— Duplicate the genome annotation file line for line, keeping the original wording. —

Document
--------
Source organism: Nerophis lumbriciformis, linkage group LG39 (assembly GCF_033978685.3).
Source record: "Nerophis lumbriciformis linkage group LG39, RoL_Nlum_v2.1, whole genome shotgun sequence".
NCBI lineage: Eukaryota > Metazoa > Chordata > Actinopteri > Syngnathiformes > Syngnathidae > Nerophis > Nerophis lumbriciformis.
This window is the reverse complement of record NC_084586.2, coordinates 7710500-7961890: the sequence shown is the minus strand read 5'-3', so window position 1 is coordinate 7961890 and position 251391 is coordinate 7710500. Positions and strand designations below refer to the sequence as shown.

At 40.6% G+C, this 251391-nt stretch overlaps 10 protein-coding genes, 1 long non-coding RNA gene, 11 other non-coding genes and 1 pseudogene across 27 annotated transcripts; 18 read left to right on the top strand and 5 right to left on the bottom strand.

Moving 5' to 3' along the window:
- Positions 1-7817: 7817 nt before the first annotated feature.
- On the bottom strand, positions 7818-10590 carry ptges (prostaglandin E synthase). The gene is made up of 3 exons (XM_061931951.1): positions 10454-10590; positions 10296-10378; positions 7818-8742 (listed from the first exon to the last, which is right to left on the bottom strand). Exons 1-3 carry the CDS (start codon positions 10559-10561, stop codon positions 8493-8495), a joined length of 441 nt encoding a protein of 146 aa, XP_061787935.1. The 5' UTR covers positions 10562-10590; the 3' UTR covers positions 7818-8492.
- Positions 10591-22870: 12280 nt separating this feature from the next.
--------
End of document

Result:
Source organism: Nerophis lumbriciformis, linkage group LG39 (assembly GCF_033978685.3).
Source record: "Nerophis lumbriciformis linkage group LG39, RoL_Nlum_v2.1, whole genome shotgun sequence".
NCBI lineage: Eukaryota > Metazoa > Chordata > Actinopteri > Syngnathiformes > Syngnathidae > Nerophis > Nerophis lumbriciformis.
This window is the reverse complement of record NC_084586.2, coordinates 7710500-7961890: the sequence shown is the minus strand read 5'-3', so window position 1 is coordinate 7961890 and position 251391 is coordinate 7710500. Positions and strand designations below refer to the sequence as shown.

At 40.6% G+C, this 251391-nt stretch overlaps 10 protein-coding genes, 1 long non-coding RNA gene, 11 other non-coding genes and 1 pseudogene across 27 annotated transcripts; 18 read left to right on the top strand and 5 right to left on the bottom strand.

Moving 5' to 3' along the window:
- Positions 1-7817: 7817 nt before the first annotated feature.
- On the bottom strand, positions 7818-10590 carry ptges (prostaglandin E synthase). The gene is made up of 3 exons (XM_061931951.1): positions 10454-10590; positions 10296-10378; positions 7818-8742 (listed from the first exon to the last, which is right to left on the bottom strand). Exons 1-3 carry the CDS (start codon positions 10559-10561, stop codon positions 8493-8495), a joined length of 441 nt encoding a protein of 146 aa, XP_061787935.1. The 5' UTR covers positions 10562-10590; the 3' UTR covers positions 7818-8492.
- Positions 10591-22870: 12280 nt separating this feature from the next.